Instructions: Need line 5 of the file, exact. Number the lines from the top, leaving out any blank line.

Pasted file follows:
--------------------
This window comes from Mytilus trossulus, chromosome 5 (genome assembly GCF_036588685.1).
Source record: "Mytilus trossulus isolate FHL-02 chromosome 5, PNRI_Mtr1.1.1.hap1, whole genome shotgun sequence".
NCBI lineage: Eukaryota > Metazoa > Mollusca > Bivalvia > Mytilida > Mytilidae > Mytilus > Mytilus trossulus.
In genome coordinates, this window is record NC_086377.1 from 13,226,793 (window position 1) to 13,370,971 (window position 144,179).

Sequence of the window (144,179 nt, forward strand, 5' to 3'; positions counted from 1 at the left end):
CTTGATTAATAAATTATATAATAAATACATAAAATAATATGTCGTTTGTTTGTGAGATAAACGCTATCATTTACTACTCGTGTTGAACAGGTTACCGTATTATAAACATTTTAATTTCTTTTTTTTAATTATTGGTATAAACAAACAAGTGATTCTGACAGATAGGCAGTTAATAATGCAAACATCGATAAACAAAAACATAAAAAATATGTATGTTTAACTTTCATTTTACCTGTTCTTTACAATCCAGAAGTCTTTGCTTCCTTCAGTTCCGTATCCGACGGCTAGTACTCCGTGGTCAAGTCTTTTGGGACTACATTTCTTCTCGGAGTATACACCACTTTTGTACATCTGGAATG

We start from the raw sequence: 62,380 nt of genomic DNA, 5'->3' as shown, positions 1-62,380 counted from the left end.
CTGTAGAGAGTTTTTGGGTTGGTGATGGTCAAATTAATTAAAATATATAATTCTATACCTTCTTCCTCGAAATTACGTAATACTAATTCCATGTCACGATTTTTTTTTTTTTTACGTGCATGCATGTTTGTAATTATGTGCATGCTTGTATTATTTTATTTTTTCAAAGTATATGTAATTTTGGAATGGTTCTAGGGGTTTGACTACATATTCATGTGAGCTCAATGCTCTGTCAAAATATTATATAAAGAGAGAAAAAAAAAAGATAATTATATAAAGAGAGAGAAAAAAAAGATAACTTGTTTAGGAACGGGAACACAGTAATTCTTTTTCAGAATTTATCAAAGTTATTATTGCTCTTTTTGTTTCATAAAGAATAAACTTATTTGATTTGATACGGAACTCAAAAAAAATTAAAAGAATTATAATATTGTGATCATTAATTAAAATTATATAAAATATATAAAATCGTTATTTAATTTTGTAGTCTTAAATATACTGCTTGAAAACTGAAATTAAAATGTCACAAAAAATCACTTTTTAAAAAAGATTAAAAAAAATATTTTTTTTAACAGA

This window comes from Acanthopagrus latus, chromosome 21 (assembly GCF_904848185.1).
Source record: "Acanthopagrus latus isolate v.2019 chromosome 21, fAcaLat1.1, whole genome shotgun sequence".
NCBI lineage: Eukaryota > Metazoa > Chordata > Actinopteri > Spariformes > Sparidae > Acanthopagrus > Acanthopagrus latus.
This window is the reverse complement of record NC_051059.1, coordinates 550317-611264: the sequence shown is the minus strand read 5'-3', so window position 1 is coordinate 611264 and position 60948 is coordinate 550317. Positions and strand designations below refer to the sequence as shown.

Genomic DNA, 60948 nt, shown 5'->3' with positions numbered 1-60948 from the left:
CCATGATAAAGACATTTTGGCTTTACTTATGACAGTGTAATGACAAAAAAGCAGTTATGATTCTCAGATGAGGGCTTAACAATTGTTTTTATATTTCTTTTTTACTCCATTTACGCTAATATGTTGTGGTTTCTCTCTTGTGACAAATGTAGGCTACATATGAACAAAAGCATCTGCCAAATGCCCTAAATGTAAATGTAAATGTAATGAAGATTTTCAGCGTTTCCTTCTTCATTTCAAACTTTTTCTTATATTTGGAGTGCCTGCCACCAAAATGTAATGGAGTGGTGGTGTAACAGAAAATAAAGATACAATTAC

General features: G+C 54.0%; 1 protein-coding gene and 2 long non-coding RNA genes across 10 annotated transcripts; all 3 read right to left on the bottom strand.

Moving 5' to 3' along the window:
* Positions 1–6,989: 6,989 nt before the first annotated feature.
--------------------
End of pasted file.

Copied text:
Sequence of the window (144,179 nt, forward strand, 5' to 3'; positions counted from 1 at the left end):